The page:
Pine Warbler - Bird Knowledge

Pine Warbler - Bird Knowledge
The Pine Warbler is commonly found in eastern pine forests and rarely strays from pine trees. These yellowish warblers move along high branches, probing clumps of needles with their sturdy bills.


Basic Info:


- Scientific Name: Setophaga pinus
- Lifespan: Less than five years
- Size: 5–5.75 in
- Weight: 0.42 oz
- Wingspan: 8.75 in


Distribution and Habitat:


Pine Warblers breed in open pine woods in eastern North America and reside permanently in southern Florida. Some migrate to northeastern Mexico and islands in Bermuda and the Caribbean.


In the Backyard:


The Pine Warbler is the only warbler that regularly eats seeds, including millet, cracked corn, sunflower seeds, peanuts, and suet during winter. It also feeds on fruits from bushes and vines like bayberry, flowering dogwood, grape, sumac, and persimmon.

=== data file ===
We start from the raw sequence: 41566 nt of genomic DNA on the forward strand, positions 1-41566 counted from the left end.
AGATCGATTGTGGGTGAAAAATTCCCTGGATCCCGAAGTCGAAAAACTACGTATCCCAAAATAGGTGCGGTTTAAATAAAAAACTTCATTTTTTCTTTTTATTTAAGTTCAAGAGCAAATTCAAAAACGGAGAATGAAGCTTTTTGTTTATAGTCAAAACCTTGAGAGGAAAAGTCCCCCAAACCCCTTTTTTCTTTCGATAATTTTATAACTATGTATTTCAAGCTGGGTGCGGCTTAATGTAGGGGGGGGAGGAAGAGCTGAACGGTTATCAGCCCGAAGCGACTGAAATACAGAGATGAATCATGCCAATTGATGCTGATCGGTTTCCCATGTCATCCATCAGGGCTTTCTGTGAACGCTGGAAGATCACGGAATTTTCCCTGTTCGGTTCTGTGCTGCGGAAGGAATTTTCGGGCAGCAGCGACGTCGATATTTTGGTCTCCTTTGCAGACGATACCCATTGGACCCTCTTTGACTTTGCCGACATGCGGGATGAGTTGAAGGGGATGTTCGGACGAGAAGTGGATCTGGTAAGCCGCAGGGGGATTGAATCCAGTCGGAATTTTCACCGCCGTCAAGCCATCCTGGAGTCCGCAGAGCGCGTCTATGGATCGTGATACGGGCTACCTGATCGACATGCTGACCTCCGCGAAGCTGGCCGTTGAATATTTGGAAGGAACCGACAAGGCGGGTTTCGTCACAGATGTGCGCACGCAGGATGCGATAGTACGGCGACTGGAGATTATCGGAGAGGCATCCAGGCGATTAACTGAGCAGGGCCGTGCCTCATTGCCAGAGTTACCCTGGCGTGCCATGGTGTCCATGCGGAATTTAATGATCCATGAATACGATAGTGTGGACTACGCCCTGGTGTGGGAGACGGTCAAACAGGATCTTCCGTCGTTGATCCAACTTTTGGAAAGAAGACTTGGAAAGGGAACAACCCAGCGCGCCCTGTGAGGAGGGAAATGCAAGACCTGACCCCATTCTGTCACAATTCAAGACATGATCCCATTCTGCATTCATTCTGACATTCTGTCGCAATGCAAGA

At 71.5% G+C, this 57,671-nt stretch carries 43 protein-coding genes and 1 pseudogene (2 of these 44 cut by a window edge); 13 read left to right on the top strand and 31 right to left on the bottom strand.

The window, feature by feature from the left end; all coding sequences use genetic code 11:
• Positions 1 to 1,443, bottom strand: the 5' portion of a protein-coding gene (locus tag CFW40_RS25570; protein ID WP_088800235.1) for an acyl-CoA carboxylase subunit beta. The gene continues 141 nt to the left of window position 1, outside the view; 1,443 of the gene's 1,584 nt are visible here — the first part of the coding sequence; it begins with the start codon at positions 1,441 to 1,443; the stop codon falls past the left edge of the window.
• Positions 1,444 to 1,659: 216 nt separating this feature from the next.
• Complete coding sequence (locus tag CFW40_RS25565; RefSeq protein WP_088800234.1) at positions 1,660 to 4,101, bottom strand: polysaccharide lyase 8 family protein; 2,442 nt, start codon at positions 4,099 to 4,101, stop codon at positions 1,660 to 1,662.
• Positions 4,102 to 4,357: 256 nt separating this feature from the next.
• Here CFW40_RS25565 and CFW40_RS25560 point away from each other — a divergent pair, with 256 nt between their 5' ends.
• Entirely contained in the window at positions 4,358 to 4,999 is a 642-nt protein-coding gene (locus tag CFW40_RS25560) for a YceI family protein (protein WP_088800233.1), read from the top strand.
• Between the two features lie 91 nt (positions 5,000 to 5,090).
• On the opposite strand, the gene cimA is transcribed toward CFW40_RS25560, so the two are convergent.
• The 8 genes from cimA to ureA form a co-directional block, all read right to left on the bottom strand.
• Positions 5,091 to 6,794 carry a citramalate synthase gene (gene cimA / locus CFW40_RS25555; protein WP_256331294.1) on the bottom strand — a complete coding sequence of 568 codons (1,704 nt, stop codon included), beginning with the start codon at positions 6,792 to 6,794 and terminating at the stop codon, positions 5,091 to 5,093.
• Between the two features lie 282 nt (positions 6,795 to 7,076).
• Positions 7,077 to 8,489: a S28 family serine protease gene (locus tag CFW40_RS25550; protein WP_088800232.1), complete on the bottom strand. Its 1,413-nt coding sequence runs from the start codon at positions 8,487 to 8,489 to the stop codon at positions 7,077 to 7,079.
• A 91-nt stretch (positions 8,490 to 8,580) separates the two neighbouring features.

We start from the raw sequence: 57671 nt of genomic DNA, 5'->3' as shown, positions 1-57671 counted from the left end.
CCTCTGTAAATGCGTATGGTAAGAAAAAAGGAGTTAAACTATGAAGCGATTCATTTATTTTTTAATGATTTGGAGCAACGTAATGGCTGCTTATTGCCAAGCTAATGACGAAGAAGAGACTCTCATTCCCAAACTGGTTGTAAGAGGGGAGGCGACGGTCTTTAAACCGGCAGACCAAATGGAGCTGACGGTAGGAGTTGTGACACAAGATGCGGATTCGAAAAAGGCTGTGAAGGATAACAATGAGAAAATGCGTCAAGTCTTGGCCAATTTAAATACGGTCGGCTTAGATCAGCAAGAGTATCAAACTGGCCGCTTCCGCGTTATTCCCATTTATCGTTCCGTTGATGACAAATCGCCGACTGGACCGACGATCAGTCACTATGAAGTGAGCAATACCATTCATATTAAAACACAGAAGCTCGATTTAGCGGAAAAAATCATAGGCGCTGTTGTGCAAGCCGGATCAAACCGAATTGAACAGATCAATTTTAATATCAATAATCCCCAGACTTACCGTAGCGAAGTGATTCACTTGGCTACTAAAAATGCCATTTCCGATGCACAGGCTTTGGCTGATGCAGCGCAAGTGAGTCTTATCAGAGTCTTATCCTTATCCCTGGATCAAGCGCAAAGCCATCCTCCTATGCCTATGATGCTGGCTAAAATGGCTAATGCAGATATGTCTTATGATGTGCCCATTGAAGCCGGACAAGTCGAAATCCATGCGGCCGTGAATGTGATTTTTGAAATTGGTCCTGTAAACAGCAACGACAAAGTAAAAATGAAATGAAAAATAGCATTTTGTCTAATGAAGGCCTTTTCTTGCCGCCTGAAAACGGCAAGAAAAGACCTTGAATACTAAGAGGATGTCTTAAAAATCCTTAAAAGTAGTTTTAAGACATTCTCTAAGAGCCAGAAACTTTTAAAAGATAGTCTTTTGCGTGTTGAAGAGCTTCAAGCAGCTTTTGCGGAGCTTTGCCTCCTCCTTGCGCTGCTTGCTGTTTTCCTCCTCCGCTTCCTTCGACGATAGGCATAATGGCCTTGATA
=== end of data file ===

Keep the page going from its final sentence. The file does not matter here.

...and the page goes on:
Breeding:


Nests are built between 8 and 12 meters off the ground on horizontal branches, made from strips of bark, plant stems, pine twigs, and leaves, bound with silk from caterpillar cocoons or spider webs. Females incubate a clutch of 4 spotted eggs, occasionally 3 or 5 in rare cases.


Appearance:


These birds have white bellies, two white wing bars, dark legs, and thin, relatively long pointed bills. Adult males have olive upperparts and bright yellow throats and breasts, while females and immature individuals display olive-brown upperparts and paler throats and breasts.


Behavior:


Pine Warblers were observed foraging with wintering Blackburnian and Tennessee warblers as part of a mixed-species feeding flock.

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